Battersea Allotment by Paul Newland RWS, NEAC
winner of The Turner Watercolour Award 2008 and Turner Medal
watercolour and gouache

Paul Newland won the 2008 Turner Watercolour Award for his painting Battersea Allotment.
The Turner Watercolour Award honours the most distinguished work in watercolour, which can include pen and ink or gouache, on paper. Previously awarded at the Royal Academy Summer Exhibition, this year the prize has been divided between the Royal Watercolour Society and the Royal Institute of Painters in Watercolour. Judges Rosalind Turner and Ronald Maddox PRI selected the winning painting from the works on display at the RWS Spring Exhibition, and presented the award of £2500 and a Turner medal at the private view.
RWS Members' News
His paintings mix watercolour and gouache and have an abstract quality while being representational in nature. His paintings communicated an intense enjoyment in gradations of colour and the use of the full range of edges - from the completely diffuse and sfumato effects (quite literally in the case of Battersea Allotment) to the precise, sharp and angular. I very much enjoyed his work and had it marked down to be featured in this post before I realised he'd won the Turner Watercolour Prize.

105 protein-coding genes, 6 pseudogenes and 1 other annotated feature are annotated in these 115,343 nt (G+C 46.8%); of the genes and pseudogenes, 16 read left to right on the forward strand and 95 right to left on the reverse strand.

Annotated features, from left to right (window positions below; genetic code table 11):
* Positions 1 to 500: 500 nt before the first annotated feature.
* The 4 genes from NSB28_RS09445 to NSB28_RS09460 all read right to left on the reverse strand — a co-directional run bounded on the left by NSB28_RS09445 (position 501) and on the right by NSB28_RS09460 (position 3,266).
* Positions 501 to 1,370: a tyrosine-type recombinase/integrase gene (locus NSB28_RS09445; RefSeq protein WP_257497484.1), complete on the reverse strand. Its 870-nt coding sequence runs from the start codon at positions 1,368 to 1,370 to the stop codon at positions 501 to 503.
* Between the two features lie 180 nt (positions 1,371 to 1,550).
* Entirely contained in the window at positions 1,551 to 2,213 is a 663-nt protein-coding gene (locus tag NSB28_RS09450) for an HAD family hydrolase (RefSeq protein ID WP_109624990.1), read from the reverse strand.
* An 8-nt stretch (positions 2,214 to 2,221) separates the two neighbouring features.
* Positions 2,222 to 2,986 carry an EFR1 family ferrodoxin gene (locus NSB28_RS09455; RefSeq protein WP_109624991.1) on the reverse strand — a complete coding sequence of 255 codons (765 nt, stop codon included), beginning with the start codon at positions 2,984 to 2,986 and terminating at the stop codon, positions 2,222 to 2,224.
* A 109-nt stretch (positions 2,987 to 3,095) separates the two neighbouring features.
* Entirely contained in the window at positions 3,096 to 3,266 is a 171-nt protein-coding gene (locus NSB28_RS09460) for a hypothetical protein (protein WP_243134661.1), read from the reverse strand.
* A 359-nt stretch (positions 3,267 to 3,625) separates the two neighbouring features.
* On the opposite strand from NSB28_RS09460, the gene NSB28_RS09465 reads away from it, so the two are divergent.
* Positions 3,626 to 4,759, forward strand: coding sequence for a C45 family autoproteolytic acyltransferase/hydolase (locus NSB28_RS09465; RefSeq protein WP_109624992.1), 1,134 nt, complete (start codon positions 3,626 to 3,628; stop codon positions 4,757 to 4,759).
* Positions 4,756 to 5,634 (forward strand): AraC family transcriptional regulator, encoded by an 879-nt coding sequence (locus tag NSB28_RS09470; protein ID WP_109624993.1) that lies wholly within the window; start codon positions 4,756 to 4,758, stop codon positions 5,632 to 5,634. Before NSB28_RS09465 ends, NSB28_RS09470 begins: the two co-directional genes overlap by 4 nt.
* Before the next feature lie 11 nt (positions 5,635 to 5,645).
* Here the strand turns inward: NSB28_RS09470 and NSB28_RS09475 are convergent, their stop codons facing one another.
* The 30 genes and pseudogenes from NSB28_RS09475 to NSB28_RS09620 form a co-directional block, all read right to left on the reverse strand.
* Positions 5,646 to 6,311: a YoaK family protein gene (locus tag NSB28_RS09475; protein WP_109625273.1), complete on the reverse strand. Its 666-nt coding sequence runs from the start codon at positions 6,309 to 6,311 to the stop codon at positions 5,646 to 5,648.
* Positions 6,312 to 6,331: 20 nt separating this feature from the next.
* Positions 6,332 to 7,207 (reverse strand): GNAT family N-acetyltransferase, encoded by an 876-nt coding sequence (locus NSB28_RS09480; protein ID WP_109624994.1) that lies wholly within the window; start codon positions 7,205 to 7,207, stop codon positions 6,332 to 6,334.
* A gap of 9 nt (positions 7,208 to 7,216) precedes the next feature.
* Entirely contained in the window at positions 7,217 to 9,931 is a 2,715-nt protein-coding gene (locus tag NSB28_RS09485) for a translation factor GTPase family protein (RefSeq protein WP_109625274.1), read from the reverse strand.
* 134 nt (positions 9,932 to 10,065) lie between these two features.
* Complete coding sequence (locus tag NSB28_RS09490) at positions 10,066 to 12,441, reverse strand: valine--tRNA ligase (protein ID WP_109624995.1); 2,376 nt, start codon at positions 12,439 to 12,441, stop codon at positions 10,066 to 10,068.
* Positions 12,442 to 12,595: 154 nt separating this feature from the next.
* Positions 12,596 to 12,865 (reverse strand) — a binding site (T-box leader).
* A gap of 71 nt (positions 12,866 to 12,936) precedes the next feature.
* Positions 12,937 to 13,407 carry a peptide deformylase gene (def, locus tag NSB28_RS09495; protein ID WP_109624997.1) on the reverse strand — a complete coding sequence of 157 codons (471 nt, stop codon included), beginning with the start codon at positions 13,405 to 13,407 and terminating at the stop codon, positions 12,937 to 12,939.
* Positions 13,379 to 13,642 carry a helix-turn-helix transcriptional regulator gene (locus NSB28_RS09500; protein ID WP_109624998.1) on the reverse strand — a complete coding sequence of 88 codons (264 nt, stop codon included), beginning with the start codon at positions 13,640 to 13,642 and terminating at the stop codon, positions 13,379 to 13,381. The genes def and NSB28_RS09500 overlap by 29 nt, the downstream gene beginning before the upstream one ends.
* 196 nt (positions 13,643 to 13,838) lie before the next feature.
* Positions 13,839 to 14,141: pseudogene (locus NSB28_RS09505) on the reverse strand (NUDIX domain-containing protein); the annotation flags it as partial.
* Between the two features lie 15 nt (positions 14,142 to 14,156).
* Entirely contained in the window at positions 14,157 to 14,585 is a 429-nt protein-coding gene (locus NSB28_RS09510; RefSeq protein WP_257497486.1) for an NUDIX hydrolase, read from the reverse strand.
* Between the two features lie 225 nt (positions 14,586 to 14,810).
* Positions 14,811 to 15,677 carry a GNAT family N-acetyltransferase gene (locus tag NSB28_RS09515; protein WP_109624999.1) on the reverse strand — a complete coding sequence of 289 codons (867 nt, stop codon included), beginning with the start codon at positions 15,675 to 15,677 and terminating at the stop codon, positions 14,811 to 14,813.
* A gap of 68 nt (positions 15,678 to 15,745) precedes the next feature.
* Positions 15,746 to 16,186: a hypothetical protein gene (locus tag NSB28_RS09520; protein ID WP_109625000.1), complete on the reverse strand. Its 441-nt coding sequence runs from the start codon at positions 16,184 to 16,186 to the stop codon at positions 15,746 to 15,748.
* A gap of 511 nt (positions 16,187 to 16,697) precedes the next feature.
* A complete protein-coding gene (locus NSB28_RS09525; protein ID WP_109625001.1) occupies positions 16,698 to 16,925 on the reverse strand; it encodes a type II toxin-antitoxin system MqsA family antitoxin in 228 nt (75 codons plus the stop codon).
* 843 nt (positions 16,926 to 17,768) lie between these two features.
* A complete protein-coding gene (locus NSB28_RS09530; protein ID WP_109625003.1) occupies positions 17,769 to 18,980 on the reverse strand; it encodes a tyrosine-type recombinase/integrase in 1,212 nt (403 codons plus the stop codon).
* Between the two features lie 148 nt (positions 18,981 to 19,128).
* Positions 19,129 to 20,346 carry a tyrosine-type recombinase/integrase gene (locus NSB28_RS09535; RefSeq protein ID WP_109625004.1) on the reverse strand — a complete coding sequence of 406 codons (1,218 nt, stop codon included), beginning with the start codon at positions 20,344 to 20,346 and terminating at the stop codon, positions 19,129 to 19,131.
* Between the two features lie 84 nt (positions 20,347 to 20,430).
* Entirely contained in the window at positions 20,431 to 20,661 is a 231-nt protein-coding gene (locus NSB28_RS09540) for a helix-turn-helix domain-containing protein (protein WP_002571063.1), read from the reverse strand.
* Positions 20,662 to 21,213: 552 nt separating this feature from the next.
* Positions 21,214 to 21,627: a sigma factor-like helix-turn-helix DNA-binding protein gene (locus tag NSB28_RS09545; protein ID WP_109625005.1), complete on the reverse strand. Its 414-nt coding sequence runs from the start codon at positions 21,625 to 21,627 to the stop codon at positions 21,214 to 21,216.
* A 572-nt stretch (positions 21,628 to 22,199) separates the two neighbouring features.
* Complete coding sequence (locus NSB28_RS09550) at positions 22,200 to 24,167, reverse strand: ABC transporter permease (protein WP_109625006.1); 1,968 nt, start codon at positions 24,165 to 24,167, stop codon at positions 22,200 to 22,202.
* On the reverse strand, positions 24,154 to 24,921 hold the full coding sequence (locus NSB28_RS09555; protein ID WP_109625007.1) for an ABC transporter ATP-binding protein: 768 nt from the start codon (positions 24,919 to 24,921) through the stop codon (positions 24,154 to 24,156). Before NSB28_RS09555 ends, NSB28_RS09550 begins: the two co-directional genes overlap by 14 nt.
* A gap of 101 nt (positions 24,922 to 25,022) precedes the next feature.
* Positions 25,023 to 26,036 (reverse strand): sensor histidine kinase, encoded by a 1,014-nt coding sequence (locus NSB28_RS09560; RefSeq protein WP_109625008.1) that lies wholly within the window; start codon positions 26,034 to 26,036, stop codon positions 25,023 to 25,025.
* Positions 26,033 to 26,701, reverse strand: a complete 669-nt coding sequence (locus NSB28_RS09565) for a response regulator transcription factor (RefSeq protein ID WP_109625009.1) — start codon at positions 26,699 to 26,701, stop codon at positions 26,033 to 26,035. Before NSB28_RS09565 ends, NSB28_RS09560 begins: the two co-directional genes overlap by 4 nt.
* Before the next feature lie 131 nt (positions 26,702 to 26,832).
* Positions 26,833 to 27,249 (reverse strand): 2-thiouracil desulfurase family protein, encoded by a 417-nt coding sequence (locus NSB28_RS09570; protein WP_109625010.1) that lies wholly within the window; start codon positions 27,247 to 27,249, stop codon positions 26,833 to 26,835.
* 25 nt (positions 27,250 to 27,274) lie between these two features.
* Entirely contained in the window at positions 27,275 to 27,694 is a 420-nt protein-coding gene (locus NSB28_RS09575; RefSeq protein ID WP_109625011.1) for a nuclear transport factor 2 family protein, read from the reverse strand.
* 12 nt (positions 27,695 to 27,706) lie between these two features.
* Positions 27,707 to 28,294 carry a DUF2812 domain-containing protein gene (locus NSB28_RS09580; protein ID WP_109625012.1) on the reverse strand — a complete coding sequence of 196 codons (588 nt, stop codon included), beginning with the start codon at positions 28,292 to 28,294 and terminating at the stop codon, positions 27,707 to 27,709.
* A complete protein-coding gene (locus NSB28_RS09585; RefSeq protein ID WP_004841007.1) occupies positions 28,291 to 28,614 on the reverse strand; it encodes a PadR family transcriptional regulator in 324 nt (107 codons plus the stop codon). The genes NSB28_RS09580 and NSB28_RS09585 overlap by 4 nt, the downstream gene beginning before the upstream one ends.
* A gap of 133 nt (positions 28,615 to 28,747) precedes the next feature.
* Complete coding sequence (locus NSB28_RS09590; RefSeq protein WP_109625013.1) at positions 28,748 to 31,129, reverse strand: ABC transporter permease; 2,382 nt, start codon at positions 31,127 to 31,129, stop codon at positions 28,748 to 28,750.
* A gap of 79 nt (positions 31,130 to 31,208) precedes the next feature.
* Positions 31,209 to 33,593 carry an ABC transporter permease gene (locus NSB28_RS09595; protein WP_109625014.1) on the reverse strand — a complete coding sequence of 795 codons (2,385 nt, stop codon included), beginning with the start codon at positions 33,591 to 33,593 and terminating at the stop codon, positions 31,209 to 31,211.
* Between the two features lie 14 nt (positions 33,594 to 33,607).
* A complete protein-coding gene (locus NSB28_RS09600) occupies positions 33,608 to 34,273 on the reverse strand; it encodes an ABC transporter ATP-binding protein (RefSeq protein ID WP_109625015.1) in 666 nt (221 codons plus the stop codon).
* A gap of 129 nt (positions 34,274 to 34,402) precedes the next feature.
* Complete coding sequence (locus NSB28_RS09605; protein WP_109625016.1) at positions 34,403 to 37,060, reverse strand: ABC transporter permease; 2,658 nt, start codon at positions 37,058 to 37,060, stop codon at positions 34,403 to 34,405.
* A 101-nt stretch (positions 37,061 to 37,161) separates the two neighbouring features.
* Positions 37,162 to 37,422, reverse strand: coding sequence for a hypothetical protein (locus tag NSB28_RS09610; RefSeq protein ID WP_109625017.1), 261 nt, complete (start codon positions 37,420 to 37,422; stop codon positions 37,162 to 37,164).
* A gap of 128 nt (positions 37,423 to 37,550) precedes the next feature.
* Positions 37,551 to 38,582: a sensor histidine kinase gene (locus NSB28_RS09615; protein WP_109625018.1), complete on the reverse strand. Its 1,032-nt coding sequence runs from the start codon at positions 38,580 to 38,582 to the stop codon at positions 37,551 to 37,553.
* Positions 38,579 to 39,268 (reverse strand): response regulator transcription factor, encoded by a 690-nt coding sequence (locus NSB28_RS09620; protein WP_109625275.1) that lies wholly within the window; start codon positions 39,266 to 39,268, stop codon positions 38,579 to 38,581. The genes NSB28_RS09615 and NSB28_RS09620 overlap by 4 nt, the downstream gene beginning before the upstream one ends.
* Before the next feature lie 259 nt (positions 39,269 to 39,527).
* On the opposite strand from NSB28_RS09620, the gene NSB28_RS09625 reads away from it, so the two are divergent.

Paul Newland studied at the Slade School of Fine Art for his first degree and also has an MA in Art History and has participated in a number of mixed and one person shows. He was elected to full membership of the RWS in 1998 and to the NEAC in 2002.

I particularly enjoyed the painting of Autumn leaves by Fay Ballard AWRS. She graduated from Central Saint Martins Art School in September 2006 with an MA in Fine Art having previously studied History of Art at Sussex University. She also has a Diploma in Botanical Painting from the Chelsea Physic Garden and was elected as an Associate of the RWS last year.

Who are these vagabonds even more transient than we? watercolour
Fay Ballard ARWS